November is a month of remembrance.
November is a month of remembrance. Thomas Hood wrote thje poem, "I remember, I remember, the house where I was born...". Many songs have been written about memories, but they can be very selective. They can be good or bad, painful or happy. Sometimes sharing memories can be therapeutic.
There are things worth recalling and things we would rather forget like bad experiences, our mistakes. We often try to bury those.
We would rather forget the memories of the Pamndemic and its ramifications with its impact on our lives, with each age group being impacted in different ways.
In November, as a nation we have Remembrance Day, the time when we call to mind wars and conflicts. We think of friends and family who died or were injured fighting for our peace and freedom. Perhaps, now we bring to mind those who have died or suffered in the Pandemic. Physical wounds are visible, but the emotional and psychological scars so often go unseen. All need understanding and healing.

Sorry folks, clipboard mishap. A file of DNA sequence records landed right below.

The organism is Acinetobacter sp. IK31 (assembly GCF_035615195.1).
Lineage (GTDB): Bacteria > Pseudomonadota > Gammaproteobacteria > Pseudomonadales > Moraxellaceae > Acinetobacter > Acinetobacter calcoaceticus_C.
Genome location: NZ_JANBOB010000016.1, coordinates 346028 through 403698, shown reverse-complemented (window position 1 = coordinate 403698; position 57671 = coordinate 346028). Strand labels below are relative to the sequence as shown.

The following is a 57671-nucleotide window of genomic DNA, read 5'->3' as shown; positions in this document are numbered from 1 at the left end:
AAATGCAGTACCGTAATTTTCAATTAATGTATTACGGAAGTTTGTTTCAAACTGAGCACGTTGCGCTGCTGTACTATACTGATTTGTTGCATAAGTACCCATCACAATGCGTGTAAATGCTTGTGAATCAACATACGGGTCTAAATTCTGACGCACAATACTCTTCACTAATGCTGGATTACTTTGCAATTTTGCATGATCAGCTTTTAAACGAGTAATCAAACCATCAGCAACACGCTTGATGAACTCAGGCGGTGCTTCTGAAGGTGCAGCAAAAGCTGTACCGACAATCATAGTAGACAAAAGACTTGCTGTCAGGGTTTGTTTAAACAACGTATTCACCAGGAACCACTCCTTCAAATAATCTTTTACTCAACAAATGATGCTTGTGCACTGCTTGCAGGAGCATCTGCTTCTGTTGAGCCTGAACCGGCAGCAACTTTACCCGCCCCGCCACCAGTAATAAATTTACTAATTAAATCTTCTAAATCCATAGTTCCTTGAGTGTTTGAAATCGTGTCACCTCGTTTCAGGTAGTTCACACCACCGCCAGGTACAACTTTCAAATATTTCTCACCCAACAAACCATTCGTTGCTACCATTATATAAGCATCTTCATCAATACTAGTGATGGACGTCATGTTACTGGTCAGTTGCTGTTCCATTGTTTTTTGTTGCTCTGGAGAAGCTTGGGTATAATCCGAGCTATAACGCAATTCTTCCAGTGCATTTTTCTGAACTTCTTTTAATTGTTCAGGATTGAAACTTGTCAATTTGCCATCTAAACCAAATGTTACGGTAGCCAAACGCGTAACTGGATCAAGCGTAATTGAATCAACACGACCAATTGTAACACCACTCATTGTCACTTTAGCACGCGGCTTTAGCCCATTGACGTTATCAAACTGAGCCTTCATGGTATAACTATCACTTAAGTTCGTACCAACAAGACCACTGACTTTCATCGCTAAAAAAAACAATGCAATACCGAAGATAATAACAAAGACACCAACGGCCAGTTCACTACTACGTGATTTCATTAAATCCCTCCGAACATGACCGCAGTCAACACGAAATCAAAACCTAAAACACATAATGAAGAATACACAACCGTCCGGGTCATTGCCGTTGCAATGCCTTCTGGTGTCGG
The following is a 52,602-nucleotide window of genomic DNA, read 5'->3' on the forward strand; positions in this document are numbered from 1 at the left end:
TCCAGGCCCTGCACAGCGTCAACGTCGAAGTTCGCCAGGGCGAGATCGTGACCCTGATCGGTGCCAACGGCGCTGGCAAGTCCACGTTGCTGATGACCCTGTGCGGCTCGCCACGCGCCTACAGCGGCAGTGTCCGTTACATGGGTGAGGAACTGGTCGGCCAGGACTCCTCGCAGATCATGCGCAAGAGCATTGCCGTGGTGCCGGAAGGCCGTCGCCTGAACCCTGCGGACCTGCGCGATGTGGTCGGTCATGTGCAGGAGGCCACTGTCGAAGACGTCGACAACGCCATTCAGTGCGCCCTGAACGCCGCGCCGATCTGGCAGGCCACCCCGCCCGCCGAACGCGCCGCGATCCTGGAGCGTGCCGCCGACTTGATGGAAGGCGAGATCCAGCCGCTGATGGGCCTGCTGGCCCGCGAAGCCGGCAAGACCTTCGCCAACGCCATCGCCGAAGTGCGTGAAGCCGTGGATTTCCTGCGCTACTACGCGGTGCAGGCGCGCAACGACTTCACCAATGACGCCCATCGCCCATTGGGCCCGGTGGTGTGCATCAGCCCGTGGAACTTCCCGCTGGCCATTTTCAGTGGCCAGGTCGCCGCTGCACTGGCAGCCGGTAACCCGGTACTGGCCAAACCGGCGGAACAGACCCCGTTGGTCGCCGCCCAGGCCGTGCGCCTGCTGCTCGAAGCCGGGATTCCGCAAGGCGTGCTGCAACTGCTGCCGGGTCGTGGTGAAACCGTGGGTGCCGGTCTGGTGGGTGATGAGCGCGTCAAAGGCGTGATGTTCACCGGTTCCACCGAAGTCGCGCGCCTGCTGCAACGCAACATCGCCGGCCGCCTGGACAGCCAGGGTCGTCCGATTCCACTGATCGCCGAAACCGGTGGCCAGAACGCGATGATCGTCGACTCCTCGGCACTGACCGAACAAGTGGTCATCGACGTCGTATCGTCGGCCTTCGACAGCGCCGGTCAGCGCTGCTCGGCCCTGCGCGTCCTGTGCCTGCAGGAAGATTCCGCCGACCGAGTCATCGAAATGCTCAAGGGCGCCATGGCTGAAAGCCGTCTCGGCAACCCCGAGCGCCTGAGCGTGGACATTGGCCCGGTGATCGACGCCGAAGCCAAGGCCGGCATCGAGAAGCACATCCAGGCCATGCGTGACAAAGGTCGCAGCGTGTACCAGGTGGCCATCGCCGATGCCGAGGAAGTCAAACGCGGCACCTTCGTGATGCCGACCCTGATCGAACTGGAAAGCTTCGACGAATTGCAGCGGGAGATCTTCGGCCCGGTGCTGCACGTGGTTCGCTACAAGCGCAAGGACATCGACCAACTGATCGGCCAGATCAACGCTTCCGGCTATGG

At the Last Supper, when Jesus broke bread with his disciples, he said, "Every time you do this, remember me." We use these words in our Holy Communion services and we remember that Jesus Christ gave his life for our salvation when he died on the cross. His death and resurrection give us hope for the future with a promise of forgiveness and reconciliation with God. His love endures forever.
Our nation, our world needs peace and reconciliation. So let us play our part, reflect the love of Christ and so enable reconciliation and transformation in others.
Let us love one another as Christ loves us.
PAT HARRIS LLM